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Lasting Power of Attorney

By: Judith Cameron - Updated: 26 Sep 2012 | comments*Discuss
 
Care Community Disabled Elderly Infirm

In recent years there has been a marked movement away from institutional care for disabled, elderly and infirm people in order that they can benefit from and be a benefit to the local community. However, outside assistance or community care is required to help people who cannot look after themselves independently, to lead successful lives within their communities.

What Help is Available?

A local authority has a legal duty to carry out a care assessment for anyone who might need community care services and to decide whether their needs call for the provision of any assistance. It also has a duty to notify health and housing authorities and invite them to take part in the assessment where it appears there may be a need for the provision of their services. In addition, if any disabled person or their carer requests a care assessment, the local authority is obliged to carry one out.

What this means is that if you think the person you care for needs more help than you can provide, you can insist on a care assessment. Following the assessment, any services that have been deemed necessary must be arranged by the local authority; this is known as a ‘care plan’. The local authority may not provide all of the services that make up the care plan directly, nor may they be obliged to pay for them, but they should arrange for them be provided. Depending on your loved one’s needs, the services may include:

  • Care workers to visit a person’s home to provide personal care that may include washing, dressing, toileting, shopping, housework.
  • Provision of meals on wheels.
  • Provision of a place in a day centre.
  • Provision of residential respite care.
  • Occupational therapy.
  • Physiotherapy.
  • Adaptations to the home and provision of specialist equipment.
  • Continence advice.
  • Provision of permanent residential care in extreme cases

However, each local authority has its own ‘eligibility criteria’ which vary a lot. Hence if you live in one area, a specific service may be deemed necessary and in another it may not.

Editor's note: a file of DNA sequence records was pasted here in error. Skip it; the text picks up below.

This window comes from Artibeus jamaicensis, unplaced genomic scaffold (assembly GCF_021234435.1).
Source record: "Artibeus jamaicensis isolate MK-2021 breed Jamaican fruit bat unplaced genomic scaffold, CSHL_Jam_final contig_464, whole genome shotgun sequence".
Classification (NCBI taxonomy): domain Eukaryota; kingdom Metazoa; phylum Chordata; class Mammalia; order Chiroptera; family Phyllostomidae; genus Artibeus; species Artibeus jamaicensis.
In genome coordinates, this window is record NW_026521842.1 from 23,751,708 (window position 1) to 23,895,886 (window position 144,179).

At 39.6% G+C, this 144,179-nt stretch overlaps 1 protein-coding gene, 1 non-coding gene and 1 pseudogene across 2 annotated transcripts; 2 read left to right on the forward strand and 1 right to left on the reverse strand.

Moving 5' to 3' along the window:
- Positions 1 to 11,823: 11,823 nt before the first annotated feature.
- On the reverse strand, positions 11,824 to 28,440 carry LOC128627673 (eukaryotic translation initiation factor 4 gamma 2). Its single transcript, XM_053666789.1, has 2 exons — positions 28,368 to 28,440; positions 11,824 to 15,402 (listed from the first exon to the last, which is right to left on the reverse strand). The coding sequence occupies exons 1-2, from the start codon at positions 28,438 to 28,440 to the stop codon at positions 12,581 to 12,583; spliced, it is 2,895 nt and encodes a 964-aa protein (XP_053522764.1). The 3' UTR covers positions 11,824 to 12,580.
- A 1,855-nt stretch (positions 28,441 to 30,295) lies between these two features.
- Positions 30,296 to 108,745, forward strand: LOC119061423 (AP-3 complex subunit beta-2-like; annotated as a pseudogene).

Who Provides Community Care?

The services are supplied by Care Providers. A Care Provider can be an individual, a private company, a charity, a voluntary organisation, a local authority or a health authority. In practice, care plans may be supplied by several different care providers so that a person may have:

  • The local authority provides grab rails for the bathroom and toilet.
  • A voluntary organisation delivers meals on wheels.
  • A charity offer a place in a day centre.
  • A private care agency supply a daily care worker.

Who Pays for Community Care?

After a person’s needs have been assessed, there will also be an assessment of their financial situation. As a result, the care plan may be paid in total by the local authority or by the individual needing the care. Equally, the costs may be shared between the local authority and the individual. The local authority may make payments directly to the care provider or an individual may have the choice to have ‘Direct Payments’ where they then pay the care provider. If the assessed needs are for medical care, it is provided without charge by the health authority. With regard to care for the elderly, the manner in which their financial contribution is assessed depends on where they live; in Scotland, the elderly are not required to contribute to their care costs whatever their income.

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